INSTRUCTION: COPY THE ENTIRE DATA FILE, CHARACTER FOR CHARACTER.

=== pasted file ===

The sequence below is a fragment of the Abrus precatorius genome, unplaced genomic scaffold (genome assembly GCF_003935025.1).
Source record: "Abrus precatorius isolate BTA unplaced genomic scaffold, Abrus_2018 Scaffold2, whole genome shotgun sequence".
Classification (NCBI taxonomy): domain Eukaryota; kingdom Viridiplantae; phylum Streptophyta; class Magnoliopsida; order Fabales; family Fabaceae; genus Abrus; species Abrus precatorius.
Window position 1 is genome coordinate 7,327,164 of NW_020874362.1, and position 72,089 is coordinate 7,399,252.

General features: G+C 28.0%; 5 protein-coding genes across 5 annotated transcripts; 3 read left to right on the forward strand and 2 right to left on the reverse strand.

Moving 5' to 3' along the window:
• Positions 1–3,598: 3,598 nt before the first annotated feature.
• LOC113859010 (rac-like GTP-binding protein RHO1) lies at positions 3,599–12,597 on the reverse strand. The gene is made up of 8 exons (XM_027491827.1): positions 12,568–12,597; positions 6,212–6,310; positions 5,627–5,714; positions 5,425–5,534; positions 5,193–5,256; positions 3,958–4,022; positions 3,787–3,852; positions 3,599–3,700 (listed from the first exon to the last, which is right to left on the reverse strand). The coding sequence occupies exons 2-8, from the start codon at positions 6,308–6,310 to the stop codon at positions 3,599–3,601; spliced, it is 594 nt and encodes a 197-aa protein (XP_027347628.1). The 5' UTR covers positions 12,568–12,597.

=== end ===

The sequence below is a fragment of the Abrus precatorius genome, unplaced genomic scaffold (genome assembly GCF_003935025.1).
Source record: "Abrus precatorius isolate BTA unplaced genomic scaffold, Abrus_2018 Scaffold2, whole genome shotgun sequence".
Classification (NCBI taxonomy): domain Eukaryota; kingdom Viridiplantae; phylum Streptophyta; class Magnoliopsida; order Fabales; family Fabaceae; genus Abrus; species Abrus precatorius.
Window position 1 is genome coordinate 7,327,164 of NW_020874362.1, and position 72,089 is coordinate 7,399,252.

General features: G+C 28.0%; 5 protein-coding genes across 5 annotated transcripts; 3 read left to right on the forward strand and 2 right to left on the reverse strand.

Moving 5' to 3' along the window:
• Positions 1–3,598: 3,598 nt before the first annotated feature.
• LOC113859010 (rac-like GTP-binding protein RHO1) lies at positions 3,599–12,597 on the reverse strand. The gene is made up of 8 exons (XM_027491827.1): positions 12,568–12,597; positions 6,212–6,310; positions 5,627–5,714; positions 5,425–5,534; positions 5,193–5,256; positions 3,958–4,022; positions 3,787–3,852; positions 3,599–3,700 (listed from the first exon to the last, which is right to left on the reverse strand). The coding sequence occupies exons 2-8, from the start codon at positions 6,308–6,310 to the stop codon at positions 3,599–3,601; spliced, it is 594 nt and encodes a 197-aa protein (XP_027347628.1). The 5' UTR covers positions 12,568–12,597.